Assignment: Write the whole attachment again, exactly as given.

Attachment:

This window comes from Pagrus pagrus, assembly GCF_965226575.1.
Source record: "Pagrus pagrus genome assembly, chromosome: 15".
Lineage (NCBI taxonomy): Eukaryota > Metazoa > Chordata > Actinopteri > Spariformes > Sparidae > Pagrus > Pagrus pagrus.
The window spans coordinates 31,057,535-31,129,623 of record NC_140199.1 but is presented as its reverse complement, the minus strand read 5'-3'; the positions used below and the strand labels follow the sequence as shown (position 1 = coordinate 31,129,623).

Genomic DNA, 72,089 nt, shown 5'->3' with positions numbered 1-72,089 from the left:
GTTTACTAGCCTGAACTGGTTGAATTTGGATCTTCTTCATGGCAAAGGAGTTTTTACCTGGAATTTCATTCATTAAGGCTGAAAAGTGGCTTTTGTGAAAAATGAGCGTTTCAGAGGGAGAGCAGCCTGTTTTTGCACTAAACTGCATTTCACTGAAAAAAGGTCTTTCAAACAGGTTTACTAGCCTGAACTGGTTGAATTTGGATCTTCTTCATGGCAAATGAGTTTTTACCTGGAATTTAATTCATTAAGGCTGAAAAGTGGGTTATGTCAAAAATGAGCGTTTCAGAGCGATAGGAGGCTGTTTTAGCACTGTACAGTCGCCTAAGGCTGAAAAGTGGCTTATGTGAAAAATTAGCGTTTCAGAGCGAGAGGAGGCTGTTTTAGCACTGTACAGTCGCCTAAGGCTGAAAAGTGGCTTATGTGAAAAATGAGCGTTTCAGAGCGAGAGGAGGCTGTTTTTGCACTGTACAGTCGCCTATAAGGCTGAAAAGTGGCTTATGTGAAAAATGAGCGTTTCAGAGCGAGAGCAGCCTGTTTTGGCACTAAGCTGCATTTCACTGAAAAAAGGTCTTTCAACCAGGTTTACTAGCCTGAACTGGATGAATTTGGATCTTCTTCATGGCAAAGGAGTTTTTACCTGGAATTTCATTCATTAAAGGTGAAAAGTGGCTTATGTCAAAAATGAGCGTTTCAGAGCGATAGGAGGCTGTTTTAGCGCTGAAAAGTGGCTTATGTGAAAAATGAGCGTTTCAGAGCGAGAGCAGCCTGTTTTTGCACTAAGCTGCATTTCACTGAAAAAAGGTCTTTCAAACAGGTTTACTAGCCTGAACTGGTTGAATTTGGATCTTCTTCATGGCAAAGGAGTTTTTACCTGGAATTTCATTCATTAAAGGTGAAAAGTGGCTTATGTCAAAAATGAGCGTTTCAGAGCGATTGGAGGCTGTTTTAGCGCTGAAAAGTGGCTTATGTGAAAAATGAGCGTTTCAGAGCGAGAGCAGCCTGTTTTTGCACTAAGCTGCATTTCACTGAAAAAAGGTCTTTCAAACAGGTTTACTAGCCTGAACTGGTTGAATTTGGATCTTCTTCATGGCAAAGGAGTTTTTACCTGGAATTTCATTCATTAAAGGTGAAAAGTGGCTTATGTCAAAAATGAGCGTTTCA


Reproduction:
This window comes from Pagrus pagrus, assembly GCF_965226575.1.
Source record: "Pagrus pagrus genome assembly, chromosome: 15".
Lineage (NCBI taxonomy): Eukaryota > Metazoa > Chordata > Actinopteri > Spariformes > Sparidae > Pagrus > Pagrus pagrus.
The window spans coordinates 31,057,535-31,129,623 of record NC_140199.1 but is presented as its reverse complement, the minus strand read 5'-3'; the positions used below and the strand labels follow the sequence as shown (position 1 = coordinate 31,129,623).

Genomic DNA, 72,089 nt, shown 5'->3' with positions numbered 1-72,089 from the left:
GTTTACTAGCCTGAACTGGTTGAATTTGGATCTTCTTCATGGCAAAGGAGTTTTTACCTGGAATTTCATTCATTAAGGCTGAAAAGTGGCTTTTGTGAAAAATGAGCGTTTCAGAGGGAGAGCAGCCTGTTTTTGCACTAAACTGCATTTCACTGAAAAAAGGTCTTTCAAACAGGTTTACTAGCCTGAACTGGTTGAATTTGGATCTTCTTCATGGCAAATGAGTTTTTACCTGGAATTTAATTCATTAAGGCTGAAAAGTGGGTTATGTCAAAAATGAGCGTTTCAGAGCGATAGGAGGCTGTTTTAGCACTGTACAGTCGCCTAAGGCTGAAAAGTGGCTTATGTGAAAAATTAGCGTTTCAGAGCGAGAGGAGGCTGTTTTAGCACTGTACAGTCGCCTAAGGCTGAAAAGTGGCTTATGTGAAAAATGAGCGTTTCAGAGCGAGAGGAGGCTGTTTTTGCACTGTACAGTCGCCTATAAGGCTGAAAAGTGGCTTATGTGAAAAATGAGCGTTTCAGAGCGAGAGCAGCCTGTTTTGGCACTAAGCTGCATTTCACTGAAAAAAGGTCTTTCAACCAGGTTTACTAGCCTGAACTGGATGAATTTGGATCTTCTTCATGGCAAAGGAGTTTTTACCTGGAATTTCATTCATTAAAGGTGAAAAGTGGCTTATGTCAAAAATGAGCGTTTCAGAGCGATAGGAGGCTGTTTTAGCGCTGAAAAGTGGCTTATGTGAAAAATGAGCGTTTCAGAGCGAGAGCAGCCTGTTTTTGCACTAAGCTGCATTTCACTGAAAAAAGGTCTTTCAAACAGGTTTACTAGCCTGAACTGGTTGAATTTGGATCTTCTTCATGGCAAAGGAGTTTTTACCTGGAATTTCATTCATTAAAGGTGAAAAGTGGCTTATGTCAAAAATGAGCGTTTCAGAGCGATTGGAGGCTGTTTTAGCGCTGAAAAGTGGCTTATGTGAAAAATGAGCGTTTCAGAGCGAGAGCAGCCTGTTTTTGCACTAAGCTGCATTTCACTGAAAAAAGGTCTTTCAAACAGGTTTACTAGCCTGAACTGGTTGAATTTGGATCTTCTTCATGGCAAAGGAGTTTTTACCTGGAATTTCATTCATTAAAGGTGAAAAGTGGCTTATGTCAAAAATGAGCGTTTCA